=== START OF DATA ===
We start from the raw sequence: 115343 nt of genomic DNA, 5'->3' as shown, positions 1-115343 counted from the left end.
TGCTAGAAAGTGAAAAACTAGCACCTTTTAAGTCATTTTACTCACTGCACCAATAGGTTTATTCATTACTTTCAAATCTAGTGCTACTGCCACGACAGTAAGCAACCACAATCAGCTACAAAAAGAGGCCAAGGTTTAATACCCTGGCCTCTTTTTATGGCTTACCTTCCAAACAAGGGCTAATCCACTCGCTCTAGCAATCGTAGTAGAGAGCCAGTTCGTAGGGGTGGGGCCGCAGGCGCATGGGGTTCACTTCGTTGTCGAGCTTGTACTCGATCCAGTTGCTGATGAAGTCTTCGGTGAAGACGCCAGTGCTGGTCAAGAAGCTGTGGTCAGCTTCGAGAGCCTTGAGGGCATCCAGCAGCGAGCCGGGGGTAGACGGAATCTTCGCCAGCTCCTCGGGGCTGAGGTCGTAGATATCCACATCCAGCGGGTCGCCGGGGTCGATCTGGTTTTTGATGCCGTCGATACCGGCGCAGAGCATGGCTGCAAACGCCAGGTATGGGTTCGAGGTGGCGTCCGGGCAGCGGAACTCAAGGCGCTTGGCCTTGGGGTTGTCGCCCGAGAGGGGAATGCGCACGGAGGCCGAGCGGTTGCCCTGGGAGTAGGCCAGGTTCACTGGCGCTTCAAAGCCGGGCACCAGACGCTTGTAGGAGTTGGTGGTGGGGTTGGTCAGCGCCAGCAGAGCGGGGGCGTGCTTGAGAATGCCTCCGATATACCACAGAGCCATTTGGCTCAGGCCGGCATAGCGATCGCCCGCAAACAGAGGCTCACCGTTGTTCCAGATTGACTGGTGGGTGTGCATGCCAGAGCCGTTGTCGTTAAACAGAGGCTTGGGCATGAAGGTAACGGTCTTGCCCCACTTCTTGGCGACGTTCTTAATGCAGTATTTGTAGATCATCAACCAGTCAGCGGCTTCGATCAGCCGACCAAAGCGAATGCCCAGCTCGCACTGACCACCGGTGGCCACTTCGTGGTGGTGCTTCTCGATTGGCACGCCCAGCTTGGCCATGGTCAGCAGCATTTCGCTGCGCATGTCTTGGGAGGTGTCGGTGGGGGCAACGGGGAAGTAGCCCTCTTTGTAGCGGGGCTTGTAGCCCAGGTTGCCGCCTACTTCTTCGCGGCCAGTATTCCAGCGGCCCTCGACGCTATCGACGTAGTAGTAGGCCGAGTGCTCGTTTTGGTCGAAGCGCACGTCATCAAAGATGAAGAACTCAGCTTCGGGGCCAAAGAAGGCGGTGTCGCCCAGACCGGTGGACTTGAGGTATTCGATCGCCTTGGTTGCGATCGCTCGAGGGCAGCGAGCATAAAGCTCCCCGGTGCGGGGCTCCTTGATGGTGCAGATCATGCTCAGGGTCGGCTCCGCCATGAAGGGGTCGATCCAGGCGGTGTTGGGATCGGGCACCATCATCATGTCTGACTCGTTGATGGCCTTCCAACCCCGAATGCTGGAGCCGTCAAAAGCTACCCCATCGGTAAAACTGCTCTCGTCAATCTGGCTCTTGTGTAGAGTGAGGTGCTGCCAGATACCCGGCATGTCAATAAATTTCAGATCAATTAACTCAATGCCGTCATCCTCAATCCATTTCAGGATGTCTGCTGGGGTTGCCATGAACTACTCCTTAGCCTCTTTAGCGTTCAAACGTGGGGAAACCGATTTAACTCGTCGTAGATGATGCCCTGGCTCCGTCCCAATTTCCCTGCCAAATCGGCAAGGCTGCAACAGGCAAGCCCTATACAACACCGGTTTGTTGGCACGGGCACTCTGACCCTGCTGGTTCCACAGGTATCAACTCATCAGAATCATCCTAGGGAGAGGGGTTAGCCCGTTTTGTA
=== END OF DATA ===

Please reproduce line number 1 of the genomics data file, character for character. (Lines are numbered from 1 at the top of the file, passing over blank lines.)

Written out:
We start from the raw sequence: 115343 nt of genomic DNA, 5'->3' as shown, positions 1-115343 counted from the left end.